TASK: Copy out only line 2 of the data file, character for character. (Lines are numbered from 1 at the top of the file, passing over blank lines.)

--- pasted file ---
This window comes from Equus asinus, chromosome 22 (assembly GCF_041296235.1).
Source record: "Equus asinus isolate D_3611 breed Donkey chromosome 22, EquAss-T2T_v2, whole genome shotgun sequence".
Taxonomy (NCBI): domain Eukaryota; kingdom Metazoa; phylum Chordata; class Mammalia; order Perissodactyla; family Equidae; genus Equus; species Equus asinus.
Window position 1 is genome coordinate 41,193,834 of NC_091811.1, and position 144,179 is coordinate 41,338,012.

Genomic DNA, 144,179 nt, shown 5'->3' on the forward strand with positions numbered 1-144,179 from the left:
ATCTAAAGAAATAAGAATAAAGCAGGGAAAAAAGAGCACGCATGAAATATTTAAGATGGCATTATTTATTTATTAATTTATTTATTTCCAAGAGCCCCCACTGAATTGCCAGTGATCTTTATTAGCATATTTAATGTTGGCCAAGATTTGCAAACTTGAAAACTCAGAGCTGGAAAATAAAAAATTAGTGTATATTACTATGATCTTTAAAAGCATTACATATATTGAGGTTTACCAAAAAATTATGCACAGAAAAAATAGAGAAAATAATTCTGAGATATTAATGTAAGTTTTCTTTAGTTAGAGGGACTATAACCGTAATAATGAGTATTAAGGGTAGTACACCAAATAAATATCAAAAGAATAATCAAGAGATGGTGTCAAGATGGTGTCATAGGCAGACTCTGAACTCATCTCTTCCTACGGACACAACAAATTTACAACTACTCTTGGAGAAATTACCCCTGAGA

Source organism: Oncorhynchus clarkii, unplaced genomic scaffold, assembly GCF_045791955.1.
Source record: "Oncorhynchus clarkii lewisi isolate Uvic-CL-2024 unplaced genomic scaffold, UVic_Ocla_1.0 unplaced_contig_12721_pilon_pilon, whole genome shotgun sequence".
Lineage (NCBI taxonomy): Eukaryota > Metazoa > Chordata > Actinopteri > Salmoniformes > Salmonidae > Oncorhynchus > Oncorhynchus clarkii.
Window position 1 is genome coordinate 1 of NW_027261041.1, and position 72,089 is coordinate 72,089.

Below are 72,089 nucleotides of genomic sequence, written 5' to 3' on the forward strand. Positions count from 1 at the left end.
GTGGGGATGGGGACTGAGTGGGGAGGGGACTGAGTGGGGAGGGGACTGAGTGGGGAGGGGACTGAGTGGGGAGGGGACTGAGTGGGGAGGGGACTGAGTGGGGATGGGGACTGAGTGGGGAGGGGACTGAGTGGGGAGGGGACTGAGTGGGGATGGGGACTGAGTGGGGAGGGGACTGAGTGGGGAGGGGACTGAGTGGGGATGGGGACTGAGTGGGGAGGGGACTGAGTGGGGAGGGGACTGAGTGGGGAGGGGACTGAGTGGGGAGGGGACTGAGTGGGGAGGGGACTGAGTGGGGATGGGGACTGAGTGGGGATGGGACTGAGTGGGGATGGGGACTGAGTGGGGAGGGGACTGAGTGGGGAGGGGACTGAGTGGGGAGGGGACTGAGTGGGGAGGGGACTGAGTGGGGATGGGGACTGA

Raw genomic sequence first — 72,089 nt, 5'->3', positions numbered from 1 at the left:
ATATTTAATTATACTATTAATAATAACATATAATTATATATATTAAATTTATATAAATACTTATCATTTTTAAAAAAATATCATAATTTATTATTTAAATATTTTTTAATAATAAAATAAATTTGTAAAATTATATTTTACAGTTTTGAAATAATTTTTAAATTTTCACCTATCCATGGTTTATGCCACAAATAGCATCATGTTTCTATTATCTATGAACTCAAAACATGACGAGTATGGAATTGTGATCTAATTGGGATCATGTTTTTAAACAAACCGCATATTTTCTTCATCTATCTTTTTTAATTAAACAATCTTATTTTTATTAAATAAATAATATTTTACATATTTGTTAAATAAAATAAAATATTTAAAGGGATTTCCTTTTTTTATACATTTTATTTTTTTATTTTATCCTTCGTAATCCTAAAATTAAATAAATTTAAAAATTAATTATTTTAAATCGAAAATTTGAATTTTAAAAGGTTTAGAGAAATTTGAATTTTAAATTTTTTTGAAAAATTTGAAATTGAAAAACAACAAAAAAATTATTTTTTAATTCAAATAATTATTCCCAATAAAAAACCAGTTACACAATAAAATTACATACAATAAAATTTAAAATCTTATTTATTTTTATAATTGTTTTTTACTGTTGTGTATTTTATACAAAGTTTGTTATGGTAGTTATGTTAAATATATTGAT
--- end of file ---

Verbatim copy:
Source record: "Equus asinus isolate D_3611 breed Donkey chromosome 22, EquAss-T2T_v2, whole genome shotgun sequence".